Soup for strength

Sayur lodeh, which comprises vegetables and coconut milk, is easily digested and converted into energy.
PHOTO: Soup for strength

Would you cook sayur lodeh for someone with cancer? Many would have said "no".

Yet, it is a dish comprising mostly vegetables and coconut milk, which, I have recently discovered, is actually recommended to cancer patients who are abstaining from cow's milk.

Cancer patients are often advised to abstain from dairy products, and coconut milk is seen as an acceptable alternative.

It is easily digested and converted into energy. It also contains compounds which stimulate immunity.

While coconut milk has long been viewed as unhealthy because of its high saturated-fat content, the saturated fatty acids in coconut milk are different and healthier than those found in cow's milk, according to health website

In addition, the American Cancer Society's Complete Guide To Nutrition For Cancer Survivors states that cow's milk contains proteins that can provoke inflammatory reactions and hormones that stimulate growth factors, both of which are not beneficial to cancer patients.

Typically, such patients are asked to eat more fresh fruit and vegetables, while cutting back on processed foods and abstaining from certain dairy products, especially those which contain hormones.

As for the spice paste in sayur lodeh, it is often seen as off limits to cancer patients, probably because it is gutsy and fiery.

However, it is made with fresh herbs and spices, which can be found on the list of the world's healthiest foods.

Turmeric, galangal, chilli, onion, candlenut and coriander are either anti-inflammatory (inflammation is linked to heart attack, stroke, type 2 diabetes, Alzheimer's disease and even cancer) or contain powerful antioxidants.

Candlenut, for instance, is rich with unsaturated fat, which not only reduces levels of bad cholesterol, but also prevents blood clots, which can cause heart attack and stroke.

And if you follow the old way of making coconut milk - that is, freshly squeezed from grated coconut bought from the wet market - you get extra-virgin milk which has undergone little processing, yet another recommendation for healthy eating.

That is why I have omitted the shrimp paste, or belacan, from the recipe, as it is a highly processed and fermented food.

With a flavour enhancer such as a stock cube, you could get the same sweetness from a prawn stock made from boiling fresh prawn shells.

Plus, there is plenty of flavour from the many colourful vegetables found in a pot of sayur lodeh.

Following traditional recipes, I used purple brinjal, red carrot, green long bean and white cabbage. You could also add cauliflower or broccoli.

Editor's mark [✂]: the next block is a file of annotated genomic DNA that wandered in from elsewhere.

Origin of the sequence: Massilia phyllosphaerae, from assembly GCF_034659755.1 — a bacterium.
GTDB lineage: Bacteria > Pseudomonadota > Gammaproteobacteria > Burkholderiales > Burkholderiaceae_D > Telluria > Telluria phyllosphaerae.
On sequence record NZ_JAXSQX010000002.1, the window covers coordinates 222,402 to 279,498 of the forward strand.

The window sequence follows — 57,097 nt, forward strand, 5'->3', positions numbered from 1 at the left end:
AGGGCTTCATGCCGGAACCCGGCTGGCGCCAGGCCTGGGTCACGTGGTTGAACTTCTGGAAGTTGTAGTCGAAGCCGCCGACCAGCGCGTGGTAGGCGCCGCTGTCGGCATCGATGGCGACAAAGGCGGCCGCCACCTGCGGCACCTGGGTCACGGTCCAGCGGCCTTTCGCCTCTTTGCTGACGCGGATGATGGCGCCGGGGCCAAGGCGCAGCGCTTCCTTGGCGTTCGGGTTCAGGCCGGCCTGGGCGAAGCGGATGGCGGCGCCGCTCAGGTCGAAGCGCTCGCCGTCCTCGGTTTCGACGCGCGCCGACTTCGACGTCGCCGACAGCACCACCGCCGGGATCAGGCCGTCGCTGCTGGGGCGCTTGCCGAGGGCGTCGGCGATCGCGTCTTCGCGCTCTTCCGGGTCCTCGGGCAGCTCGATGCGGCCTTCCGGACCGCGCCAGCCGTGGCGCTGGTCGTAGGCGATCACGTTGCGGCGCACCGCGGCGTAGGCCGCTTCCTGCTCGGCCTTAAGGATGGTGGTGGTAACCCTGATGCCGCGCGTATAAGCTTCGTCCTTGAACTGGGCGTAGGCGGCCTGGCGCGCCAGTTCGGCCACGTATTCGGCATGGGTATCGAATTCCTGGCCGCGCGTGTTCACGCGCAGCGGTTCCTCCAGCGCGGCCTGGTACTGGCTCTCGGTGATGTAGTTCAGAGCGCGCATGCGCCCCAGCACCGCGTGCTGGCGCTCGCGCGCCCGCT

I prefer pumpkin, although it is not traditionally used. I like its bright orange colour and nutty sweetness.

All these touches make the familiar favourite of sayur lodeh acceptable for healthy eating.

Recipe: Sayur lodeh (Serves eight to 10)

This dish belongs to a category of coconut-rich nonya gravy which is usually seafood-based. Strongly influenced by the Malays, it uses a spice paste, rempah lemak, with minor alterations.


2 brinjals, sliced thickly

2 carrots, sliced thickly

300g pumpkin, peeled and sliced thickly

Half a round cabbage, cut into wedges

1 bundle of long beans, cut into short lengths

5 soya bean puffs or tau pok, cut diagonally into half

1 cup of prawn or vegetable stock

1 stalk of lemongrass, white part only, bruised with the back of a knife

3 - 4 kaffir lime leaves

1 tbs salt or to taste

1 - 2 tbs of oil

200ml coconut milk, squeezed from a freshly grated coconut

Brown rice, if preferred

Spice paste

4 - 5 red chillies

1 cup peeled shallots

5 slices of fresh galangal (lengkwas)

5 candlenuts

1 thumb-sized length of turmeric root, peeled

1 tbs roasted coriander powder, available from spice stalls at the market. Otherwise, grind your own, in an old coffee grinder, from roasted coriander seeds


Prepare the vegetables. Set aside.

Place ingredients for the spice paste into a food processor or mortar and process them till fine.

Heat 1 to 2 tbs of oil in a pot large enough for the gravy. Lightly saute the spice paste, together with the lemongrass and kaffir lime leaves, until the aroma arises. Sprinkle water from time to time to keep the heat low and to prevent burning.

Add the chopped vegetables and tau pok to this sauteed spice paste.

Toss well to coat the vegetables with the spices. After a few minutes, add stock or water until the vegetables are half immersed, and bring to the boil.

When the vegetables are tender, add the coconut milk, stirring constantly over low heat.

Season with salt or to taste.

Eat with brown rice, if preferred.

Sylvia Tan is a freelance writer and cookbook author. Her previous recipes for Eat To Live can be found in two cookbooks, Eat To Live and Taste.

This article was published on April 24 in Mind Your Body, The Straits Times.Get a copy of Mind Your Body, The Straits Times or go to for more stories.